Discussion in 'Coin Chat' started by AOmonsta, Mar 1, 2011.
Also post pics if you have them.
Log in or Sign up to hide this ad.
Now you had to go competing with me!
(Clic on the pic and look at the date and LIBERTY)
We'll make a variety collector out of you yet!
AO. The term is doubleD die, not double die. It means the die has been doubled. The die-making process is somewhat complicated but I will try to keep it simple.
In years past a hub (with a positive image of the coin) was pressed into a blank die (negative image of the coin) multiple times to make a die. Each pressing of the hub into the die is called a hubbing. In between hubbings the die would be annealed (softened) before the hub was pressed into it again. If the hub and die were not precisely aligned the latest hubbing would create doubling on the die. Every coin struck by the doubleD die will have the doubling and is referred to as a 'doubleD die' coin.
An example of a doubleD die coin is the 1955 DDO (doubleD die obverse) Lincoln Cent. Check out the photo at http://coins.thefuntimesguide.com/images/blogs/1955-double-die-penny.png . (Yes, the file name incorrectly refers to the coin as a 'double die'.)
Hey I plan on getting one of every coin ever made, so you better believe I'll be looking for those doubleD dies haha.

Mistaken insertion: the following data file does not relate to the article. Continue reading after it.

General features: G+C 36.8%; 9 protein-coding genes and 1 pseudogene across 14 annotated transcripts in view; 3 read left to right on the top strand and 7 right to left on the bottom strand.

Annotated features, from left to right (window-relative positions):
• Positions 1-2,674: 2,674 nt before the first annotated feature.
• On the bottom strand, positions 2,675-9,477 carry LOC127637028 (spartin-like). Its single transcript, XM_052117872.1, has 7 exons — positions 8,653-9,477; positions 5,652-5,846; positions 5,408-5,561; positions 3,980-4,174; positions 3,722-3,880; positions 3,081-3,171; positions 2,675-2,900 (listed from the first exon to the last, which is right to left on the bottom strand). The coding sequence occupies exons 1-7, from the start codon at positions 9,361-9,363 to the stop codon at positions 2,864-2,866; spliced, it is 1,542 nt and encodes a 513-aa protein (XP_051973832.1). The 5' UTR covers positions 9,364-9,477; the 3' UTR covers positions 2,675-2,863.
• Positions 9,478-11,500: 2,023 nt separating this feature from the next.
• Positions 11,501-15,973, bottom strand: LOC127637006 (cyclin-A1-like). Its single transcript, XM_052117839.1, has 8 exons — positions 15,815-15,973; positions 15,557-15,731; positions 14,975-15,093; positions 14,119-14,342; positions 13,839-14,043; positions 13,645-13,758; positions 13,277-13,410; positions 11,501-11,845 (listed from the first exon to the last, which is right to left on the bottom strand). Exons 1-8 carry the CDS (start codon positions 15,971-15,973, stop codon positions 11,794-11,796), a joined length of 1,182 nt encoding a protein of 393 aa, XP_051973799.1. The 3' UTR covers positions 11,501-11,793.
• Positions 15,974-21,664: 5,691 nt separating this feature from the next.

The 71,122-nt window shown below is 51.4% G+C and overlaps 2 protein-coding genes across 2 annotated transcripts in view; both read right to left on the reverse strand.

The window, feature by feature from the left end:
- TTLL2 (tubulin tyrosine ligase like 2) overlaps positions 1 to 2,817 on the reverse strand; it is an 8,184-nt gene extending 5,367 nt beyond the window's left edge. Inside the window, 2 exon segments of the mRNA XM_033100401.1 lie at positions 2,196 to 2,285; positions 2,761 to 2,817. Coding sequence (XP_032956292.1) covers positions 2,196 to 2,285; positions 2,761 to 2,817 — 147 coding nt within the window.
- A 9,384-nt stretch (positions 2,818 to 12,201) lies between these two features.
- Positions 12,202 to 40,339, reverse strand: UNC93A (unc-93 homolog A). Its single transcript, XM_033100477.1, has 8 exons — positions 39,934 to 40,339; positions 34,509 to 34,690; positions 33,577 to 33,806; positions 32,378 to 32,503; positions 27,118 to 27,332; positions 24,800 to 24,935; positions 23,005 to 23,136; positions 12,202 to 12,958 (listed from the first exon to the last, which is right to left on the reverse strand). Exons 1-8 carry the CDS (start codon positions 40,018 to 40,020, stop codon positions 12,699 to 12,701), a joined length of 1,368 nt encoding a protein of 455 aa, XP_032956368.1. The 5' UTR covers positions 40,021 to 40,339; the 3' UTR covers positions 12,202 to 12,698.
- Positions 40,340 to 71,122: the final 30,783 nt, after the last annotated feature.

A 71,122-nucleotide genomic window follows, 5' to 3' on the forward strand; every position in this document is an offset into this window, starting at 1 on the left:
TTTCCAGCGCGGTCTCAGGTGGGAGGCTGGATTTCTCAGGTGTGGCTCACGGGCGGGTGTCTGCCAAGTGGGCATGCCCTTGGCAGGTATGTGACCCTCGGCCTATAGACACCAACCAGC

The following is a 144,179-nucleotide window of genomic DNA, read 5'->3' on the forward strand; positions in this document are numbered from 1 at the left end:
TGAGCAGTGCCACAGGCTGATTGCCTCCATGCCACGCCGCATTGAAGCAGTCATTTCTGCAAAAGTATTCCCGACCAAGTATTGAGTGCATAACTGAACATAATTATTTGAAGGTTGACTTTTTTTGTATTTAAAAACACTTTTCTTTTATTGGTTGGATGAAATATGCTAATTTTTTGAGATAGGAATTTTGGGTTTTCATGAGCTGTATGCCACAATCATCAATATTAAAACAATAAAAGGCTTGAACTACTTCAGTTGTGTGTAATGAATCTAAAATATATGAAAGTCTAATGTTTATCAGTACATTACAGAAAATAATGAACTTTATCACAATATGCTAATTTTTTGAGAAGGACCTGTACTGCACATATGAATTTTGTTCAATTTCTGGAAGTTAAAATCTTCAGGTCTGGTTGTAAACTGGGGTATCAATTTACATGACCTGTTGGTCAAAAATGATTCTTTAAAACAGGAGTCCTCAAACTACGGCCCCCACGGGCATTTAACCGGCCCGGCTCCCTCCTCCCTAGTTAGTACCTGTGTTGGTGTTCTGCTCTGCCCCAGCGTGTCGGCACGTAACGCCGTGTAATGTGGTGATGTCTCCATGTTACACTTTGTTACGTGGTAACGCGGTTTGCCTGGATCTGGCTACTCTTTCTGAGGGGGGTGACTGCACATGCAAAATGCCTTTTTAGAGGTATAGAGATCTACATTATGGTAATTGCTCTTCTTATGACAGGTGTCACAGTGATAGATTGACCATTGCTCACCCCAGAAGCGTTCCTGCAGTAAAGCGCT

Welcome to the forum AOmonstra! You have quite a task ahead of you, but that is the fun of collecting. You will aways feel the "hunger"! Best of luck.
Really? Then how about loaning me $500K forever?
I treat it like a long marathon not a drag race.
thats boring... mortgage the house, sell the kids and hire out the wife. go for broke! it's more fun!
Explained pretty well here: http://overdate1.3.tripod.com/rpm/
Also there is a OPM (overpunched mintmark), where one mintmark is punched over a different mintmark. (D/S)
I'm curious about the OPM, if the coin is struck in San Francisco and supposed to have an S why would the coin get the D initially under it? They have dies with D in San Fran?
Am I making any sense haha.
Separate names with a comma.